I have these rules which are guidelines and reminders for navigating life. This rule is not my own but one borrowed (stolen) from motorcycling. Specifically, from riding the hairpin turns of Tail of the Dragon near the Smoky Mountain National Park. Those 11 miles of Route 129 has over 300 twisty and challenging corners. On every road, but especially that road, it is important to ride your own ride and not someone else’s.
What this means is staying within your own limits and abilities. It doesn’t mean that we shouldn’t stretch them but if we try to take that impossibly tight corner like a seasoned rider on better equipment the remnants of our ride will become part of the Tail of the Dragon’s Tree of Shame.
The Tree of Shame sits at the start of the run in Deals Gap. Its trunk and limbs are covered with broken pieces of motorcycles. Each one lamenting a crack-up (and in some cases someone’s death.) It is a somber warning to ride your own ride. This rule grants permission, even approval, to ride within my margin instead of feeling shame for not riding like someone else. And yes, it does apply to more than just riding motorcycles.
So often we compare ourselves with others. Either lamenting how far ahead they are in some aspect or laughing at how far behind they are. In other words, our self-worth is often tied to others more than ourselves. I see this tendency boil over at work, in the home, and everywhere we encounter people.
Even in Christian circles, this tendency exists. How many times have I seen a younger (in the Lord) believer take on the language, actions, and attitudes of a particular leader without having their foundation? The result is often the same, a crack-up and a reminder hung on the Tree of Shame. They were riding someone else’s ride and not their own. Striving for the fruit they see in others without growing the roots.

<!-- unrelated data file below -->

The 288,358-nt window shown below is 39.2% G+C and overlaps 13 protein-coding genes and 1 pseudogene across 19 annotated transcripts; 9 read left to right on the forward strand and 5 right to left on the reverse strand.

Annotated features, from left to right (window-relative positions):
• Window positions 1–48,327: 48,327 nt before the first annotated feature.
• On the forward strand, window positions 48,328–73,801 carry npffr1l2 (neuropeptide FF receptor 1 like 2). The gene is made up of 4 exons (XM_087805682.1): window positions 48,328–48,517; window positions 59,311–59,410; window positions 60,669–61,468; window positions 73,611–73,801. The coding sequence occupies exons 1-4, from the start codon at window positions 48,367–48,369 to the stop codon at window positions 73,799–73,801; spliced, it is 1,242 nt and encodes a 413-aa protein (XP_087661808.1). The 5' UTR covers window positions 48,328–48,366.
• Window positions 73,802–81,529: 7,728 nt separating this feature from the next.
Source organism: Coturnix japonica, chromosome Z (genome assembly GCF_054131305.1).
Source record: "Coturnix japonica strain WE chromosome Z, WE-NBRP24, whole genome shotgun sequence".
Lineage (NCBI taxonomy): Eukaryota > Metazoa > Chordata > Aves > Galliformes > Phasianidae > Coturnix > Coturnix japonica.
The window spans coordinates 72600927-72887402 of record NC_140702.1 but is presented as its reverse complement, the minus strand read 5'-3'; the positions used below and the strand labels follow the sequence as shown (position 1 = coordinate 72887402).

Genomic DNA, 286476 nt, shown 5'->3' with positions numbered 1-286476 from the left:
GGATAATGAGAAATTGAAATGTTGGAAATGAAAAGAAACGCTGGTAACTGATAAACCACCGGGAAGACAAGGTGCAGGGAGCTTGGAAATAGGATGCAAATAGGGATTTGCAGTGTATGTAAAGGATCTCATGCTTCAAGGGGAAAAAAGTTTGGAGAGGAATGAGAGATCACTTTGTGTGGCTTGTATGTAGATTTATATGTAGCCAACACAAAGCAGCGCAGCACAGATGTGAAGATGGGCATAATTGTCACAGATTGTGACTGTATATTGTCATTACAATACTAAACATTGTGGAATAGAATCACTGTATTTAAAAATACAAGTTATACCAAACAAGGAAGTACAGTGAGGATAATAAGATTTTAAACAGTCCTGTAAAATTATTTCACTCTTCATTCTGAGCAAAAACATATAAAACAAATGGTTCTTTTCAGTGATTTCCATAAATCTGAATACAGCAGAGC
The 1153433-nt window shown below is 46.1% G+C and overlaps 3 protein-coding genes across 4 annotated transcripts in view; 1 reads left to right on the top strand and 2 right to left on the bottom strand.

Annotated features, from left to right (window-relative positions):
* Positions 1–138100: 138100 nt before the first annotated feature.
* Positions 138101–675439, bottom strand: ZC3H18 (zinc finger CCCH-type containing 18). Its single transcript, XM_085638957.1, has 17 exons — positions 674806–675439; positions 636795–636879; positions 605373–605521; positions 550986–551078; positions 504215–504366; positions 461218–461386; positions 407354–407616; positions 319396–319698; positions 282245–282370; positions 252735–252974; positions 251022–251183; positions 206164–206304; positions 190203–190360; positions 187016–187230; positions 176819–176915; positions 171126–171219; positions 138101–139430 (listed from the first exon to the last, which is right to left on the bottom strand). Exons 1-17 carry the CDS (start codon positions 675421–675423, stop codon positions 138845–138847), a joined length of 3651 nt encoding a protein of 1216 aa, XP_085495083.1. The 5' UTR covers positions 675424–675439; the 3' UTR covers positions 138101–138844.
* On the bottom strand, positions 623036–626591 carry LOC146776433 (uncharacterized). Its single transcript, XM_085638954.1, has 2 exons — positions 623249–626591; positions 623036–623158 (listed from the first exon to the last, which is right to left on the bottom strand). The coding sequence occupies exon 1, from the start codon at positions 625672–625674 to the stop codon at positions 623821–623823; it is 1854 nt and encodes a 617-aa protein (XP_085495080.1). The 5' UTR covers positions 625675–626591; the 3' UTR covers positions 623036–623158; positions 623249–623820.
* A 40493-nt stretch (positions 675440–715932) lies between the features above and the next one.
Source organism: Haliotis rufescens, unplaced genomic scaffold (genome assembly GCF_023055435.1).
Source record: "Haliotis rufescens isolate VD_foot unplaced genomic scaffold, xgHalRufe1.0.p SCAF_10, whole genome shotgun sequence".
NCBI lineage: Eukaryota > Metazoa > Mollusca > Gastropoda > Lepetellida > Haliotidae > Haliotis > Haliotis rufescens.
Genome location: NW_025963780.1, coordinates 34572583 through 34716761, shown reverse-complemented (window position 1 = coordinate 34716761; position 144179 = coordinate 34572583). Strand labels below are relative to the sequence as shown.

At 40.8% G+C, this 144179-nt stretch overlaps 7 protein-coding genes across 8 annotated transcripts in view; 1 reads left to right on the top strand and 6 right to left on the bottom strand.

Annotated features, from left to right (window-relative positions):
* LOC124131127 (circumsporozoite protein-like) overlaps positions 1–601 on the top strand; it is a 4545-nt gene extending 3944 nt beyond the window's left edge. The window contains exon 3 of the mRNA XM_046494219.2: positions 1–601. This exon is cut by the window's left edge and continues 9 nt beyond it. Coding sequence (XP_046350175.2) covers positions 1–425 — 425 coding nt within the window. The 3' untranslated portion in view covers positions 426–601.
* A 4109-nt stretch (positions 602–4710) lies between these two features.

Many of us have perhaps felt the shame of not being like someone else. Perhaps we wished our family was like theirs, that our level of employment was like someone else, or that our Christian walk was as seemingly effortless as someone else’s. The problem is that we only see part of their life. What we don’t see are their hidden struggles, their quiet practices, or the many times they grew by learning from their failures.
But there is another aspect assumed within this rule which goes something like this – and let others ride their own ride. There’s a rule on the Dragon; if a faster bike catches you move over and allow them to pass. In other words, ride your own ride and let others do the same. There is no shame in being passed, only in not finishing the ride.
This rule frees us to be real with our faith. I don’t need to act like and talk like the master evangelist, the perfect pastor, the anointed healer, the studied theologian, or the person three pew’s back. Riding my own ride invites me to be me, with my gifts, talents, abilities, roots, and fruit. Always growing but always riding my own ride with Jesus. That’s hard since we all want to be liked and accepted. It may seem that the easiest way for acceptance is to act like someone who is admired. But the right way is the hard way of being ourselves and riding our own ride.
Where will you go if you ride your own ride? I don’t know, but it will be fantastic.